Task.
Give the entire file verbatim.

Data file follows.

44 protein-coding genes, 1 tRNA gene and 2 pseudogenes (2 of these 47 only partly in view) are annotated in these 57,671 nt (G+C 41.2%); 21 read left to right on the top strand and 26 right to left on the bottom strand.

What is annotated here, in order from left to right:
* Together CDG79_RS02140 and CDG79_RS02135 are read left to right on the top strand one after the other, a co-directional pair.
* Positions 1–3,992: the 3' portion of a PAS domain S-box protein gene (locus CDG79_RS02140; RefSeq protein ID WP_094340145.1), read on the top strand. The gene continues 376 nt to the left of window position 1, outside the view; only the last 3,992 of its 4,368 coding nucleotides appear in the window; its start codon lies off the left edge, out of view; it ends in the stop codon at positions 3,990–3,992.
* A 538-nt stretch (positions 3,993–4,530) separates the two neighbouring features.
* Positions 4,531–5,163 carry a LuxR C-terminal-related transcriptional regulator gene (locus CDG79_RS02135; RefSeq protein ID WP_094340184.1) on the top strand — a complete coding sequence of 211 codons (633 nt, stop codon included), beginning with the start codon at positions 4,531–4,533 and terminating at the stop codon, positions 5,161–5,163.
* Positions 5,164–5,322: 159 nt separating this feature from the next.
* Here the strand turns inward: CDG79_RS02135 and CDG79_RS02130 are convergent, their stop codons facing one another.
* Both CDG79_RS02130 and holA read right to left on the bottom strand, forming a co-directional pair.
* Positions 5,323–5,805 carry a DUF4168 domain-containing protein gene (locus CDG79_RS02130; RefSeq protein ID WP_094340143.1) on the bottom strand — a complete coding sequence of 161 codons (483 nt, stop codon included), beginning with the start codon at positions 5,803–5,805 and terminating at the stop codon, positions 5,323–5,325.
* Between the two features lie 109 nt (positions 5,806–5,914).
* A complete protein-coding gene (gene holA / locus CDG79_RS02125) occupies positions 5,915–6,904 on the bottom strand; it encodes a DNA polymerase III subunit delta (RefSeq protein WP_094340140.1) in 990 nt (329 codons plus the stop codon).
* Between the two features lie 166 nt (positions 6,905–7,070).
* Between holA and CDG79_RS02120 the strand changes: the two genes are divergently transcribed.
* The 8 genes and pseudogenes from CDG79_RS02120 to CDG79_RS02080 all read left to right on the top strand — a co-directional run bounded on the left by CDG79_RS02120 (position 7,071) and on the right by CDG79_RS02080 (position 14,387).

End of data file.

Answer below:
44 protein-coding genes, 1 tRNA gene and 2 pseudogenes (2 of these 47 only partly in view) are annotated in these 57,671 nt (G+C 41.2%); 21 read left to right on the top strand and 26 right to left on the bottom strand.

What is annotated here, in order from left to right:
* Together CDG79_RS02140 and CDG79_RS02135 are read left to right on the top strand one after the other, a co-directional pair.
* Positions 1–3,992: the 3' portion of a PAS domain S-box protein gene (locus CDG79_RS02140; RefSeq protein ID WP_094340145.1), read on the top strand. The gene continues 376 nt to the left of window position 1, outside the view; only the last 3,992 of its 4,368 coding nucleotides appear in the window; its start codon lies off the left edge, out of view; it ends in the stop codon at positions 3,990–3,992.
* A 538-nt stretch (positions 3,993–4,530) separates the two neighbouring features.
* Positions 4,531–5,163 carry a LuxR C-terminal-related transcriptional regulator gene (locus CDG79_RS02135; RefSeq protein ID WP_094340184.1) on the top strand — a complete coding sequence of 211 codons (633 nt, stop codon included), beginning with the start codon at positions 4,531–4,533 and terminating at the stop codon, positions 5,161–5,163.
* Positions 5,164–5,322: 159 nt separating this feature from the next.
* Here the strand turns inward: CDG79_RS02135 and CDG79_RS02130 are convergent, their stop codons facing one another.
* Both CDG79_RS02130 and holA read right to left on the bottom strand, forming a co-directional pair.
* Positions 5,323–5,805 carry a DUF4168 domain-containing protein gene (locus CDG79_RS02130; RefSeq protein ID WP_094340143.1) on the bottom strand — a complete coding sequence of 161 codons (483 nt, stop codon included), beginning with the start codon at positions 5,803–5,805 and terminating at the stop codon, positions 5,323–5,325.
* Between the two features lie 109 nt (positions 5,806–5,914).
* A complete protein-coding gene (gene holA / locus CDG79_RS02125) occupies positions 5,915–6,904 on the bottom strand; it encodes a DNA polymerase III subunit delta (RefSeq protein WP_094340140.1) in 990 nt (329 codons plus the stop codon).
* Between the two features lie 166 nt (positions 6,905–7,070).
* Between holA and CDG79_RS02120 the strand changes: the two genes are divergently transcribed.
* The 8 genes and pseudogenes from CDG79_RS02120 to CDG79_RS02080 all read left to right on the top strand — a co-directional run bounded on the left by CDG79_RS02120 (position 7,071) and on the right by CDG79_RS02080 (position 14,387).